How to Get a Job as a Flight Attendant

Chances are good you’ve been on a plane at least once in your life. Have you ever looked at the flight attendants and wondered what their lifestyle is like? Maybe you’ve wondered how many different parts of the world they’ve seen, or how many interesting people they’ve met, or how many unique languages they’ve heard. If you’ve ever spent any amount of time thinking that the flight attendant’s lifestyle might be for you, here are a few things worth considering when you start looking for this dream job.

First, know that being a flight attendant has a few barriers for the level of pay and benefits assuming that you appreciate travel as a huge benefit. When it comes to pay, it is important that you know that flight attendants get paid for in-flight hours only (with a small Per Diem during down-time). Flight attendant pay is notoriously low starting out. I’m talking 18k to 20k guaranteed per year, with a standard 80 hours guaranteed per month. Though the longer you do it, it tends to level out to a livable salary.

According to Payscale.com (2013), the average hourly rate for flight attendants of the big four airlines are:

  • Delta Airlines – $25.38
  • United Airlines – $30.13
  • Southwest Airlines – $35.87
  • American Airlines – $30.54

The big four airlines hourly pay for flight attendants

Securing a job as a flight attendant does not require extensive schooling or years of training the way many other service industry jobs do. Instead, flight attendants rely on a small set of interpersonal skills. In other words, you have to be well adjusted, personable, and able to keep your cool.

Also, a high school diploma is almost always required by airlines looking to hire new flight attendants. Sometimes a simple GED will do, but to really stand out from the other prospective hires, a high school diploma is highly encouraged.

There are a number of physical requirements to keep in mind as well. Most airlines prefer to hire people no shorter than 5’1″ and no taller than 6’3″. In addition to this, general physical fitness is greatly preferred, as being a flight attendant can be physically demanding due to the size of airplanes and the tasks of handling luggage as needed.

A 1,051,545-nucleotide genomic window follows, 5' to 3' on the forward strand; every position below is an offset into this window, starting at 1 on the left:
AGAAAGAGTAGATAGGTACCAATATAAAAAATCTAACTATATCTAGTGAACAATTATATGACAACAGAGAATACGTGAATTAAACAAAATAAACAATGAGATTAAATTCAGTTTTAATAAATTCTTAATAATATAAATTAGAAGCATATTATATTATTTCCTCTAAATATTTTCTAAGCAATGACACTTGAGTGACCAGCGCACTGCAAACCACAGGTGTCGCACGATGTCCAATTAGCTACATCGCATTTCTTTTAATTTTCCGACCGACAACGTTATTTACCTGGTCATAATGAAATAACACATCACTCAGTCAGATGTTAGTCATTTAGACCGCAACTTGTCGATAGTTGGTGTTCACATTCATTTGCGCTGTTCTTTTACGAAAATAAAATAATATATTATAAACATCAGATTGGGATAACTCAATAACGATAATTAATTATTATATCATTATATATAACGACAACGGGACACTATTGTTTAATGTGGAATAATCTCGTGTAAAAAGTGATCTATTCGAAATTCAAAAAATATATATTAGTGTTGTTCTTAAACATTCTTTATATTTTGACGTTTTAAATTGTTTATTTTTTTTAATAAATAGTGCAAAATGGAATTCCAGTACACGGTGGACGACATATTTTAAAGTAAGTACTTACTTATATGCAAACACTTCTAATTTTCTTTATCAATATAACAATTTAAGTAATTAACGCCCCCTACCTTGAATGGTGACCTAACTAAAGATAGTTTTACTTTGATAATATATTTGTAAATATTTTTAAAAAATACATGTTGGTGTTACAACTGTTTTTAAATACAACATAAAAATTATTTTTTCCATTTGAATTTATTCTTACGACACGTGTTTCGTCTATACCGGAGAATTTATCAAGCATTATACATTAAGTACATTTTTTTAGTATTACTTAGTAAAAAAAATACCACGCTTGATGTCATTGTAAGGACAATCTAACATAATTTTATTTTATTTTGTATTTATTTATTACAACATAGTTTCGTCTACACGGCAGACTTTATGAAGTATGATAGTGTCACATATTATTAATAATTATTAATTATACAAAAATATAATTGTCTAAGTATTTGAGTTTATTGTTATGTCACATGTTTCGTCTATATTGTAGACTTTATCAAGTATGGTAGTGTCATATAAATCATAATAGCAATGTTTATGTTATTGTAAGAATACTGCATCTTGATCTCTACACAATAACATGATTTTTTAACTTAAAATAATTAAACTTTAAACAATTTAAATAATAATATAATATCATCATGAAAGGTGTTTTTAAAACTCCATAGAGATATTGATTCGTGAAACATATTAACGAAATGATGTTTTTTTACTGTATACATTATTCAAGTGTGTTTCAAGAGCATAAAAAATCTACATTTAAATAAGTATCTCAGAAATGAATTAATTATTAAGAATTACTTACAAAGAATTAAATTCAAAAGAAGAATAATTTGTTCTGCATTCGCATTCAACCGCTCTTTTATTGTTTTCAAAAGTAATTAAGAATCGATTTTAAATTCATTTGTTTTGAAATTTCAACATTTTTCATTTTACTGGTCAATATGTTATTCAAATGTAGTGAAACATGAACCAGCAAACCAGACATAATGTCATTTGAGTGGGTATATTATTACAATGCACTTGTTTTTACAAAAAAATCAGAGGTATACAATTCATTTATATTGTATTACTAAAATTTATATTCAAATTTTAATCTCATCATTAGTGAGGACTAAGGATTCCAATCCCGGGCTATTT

It probably goes without saying, but your personal hygiene skills will be under scrutiny as well; since you will be one of the few employees interacting directly with customers, the airlines will want to know that you’re representing their company well.

Previous customer service experience is also going to be extremely important when an airline is considering you as a potential new hire. They will want to see that you’ve held similarly customer-centric jobs and have at least some experience dealing with people in a professional capacity.

While they won’t necessarily be able to see the extent of all your “people skills” in just the course of the interview, they’ll want to see that you held these jobs for a reasonable amount of time. A call to one or two of your previous employers would also likely be appropriate, as they will be able to vouch for your work ethic and personable attitude.

That said, even if you don’t have a wealth of customer service experience under your belt, the interview is your first and best opportunity to really impress the company you hope to work for. Be courteous and polite, but don’t lay it on too thick; remember to be yourself. Let them know that you can keep a level head and that you’re well-spoken.

Which brings us to English fluency. You’re going to want to demonstrate that you have an excellent command of the English language, as communicating clearly and efficiently to customers is going to be important in your new job.

You can also give yourself a leg up on the competition if you speak more than one language; in fact, if you have a working knowledge of multiple languages, you may find many more doors opening for you.

.As with most employers in heavily regulated industries, a background and drug test will be required by whichever airline has taken an interest in you. Be prepared for this. Furthermore, you will have to prove your US citizenship if you want to work for an airline based in the US.

Once you have decided that a career as a flight attendant is right for you, there are quite a few ways of finding out which airlines are hiring. Most of the major airlines have Careers sections of their websites where any current openings will be posted. Most applications can be done online, with a personal follow-up afterward if they like what they see.

In addition to this, many flight attendants are hired through the hidden job market. Sometimes, the first persons to know about job openings are other flight attendants, and then they refer their friends to the opening. Do some networking and direct contacting to keep an eye on these.

The interview process can be difficult, as public speaking skills will need to be demonstrated, often in relatively sizable groups. If you’re a people person, want to travel the world, and don’t mind relocating if it’s asked of you, then consider a career as a flight attendant.

How to Get a Job

One thought on “How to Get a Job as a Flight Attendant

  1. cynthia on Reply

    i am looking in to a travel academy. its gonna cost me and the training take 2 1/2 months to complete is this a smart move? they also provide life time placement

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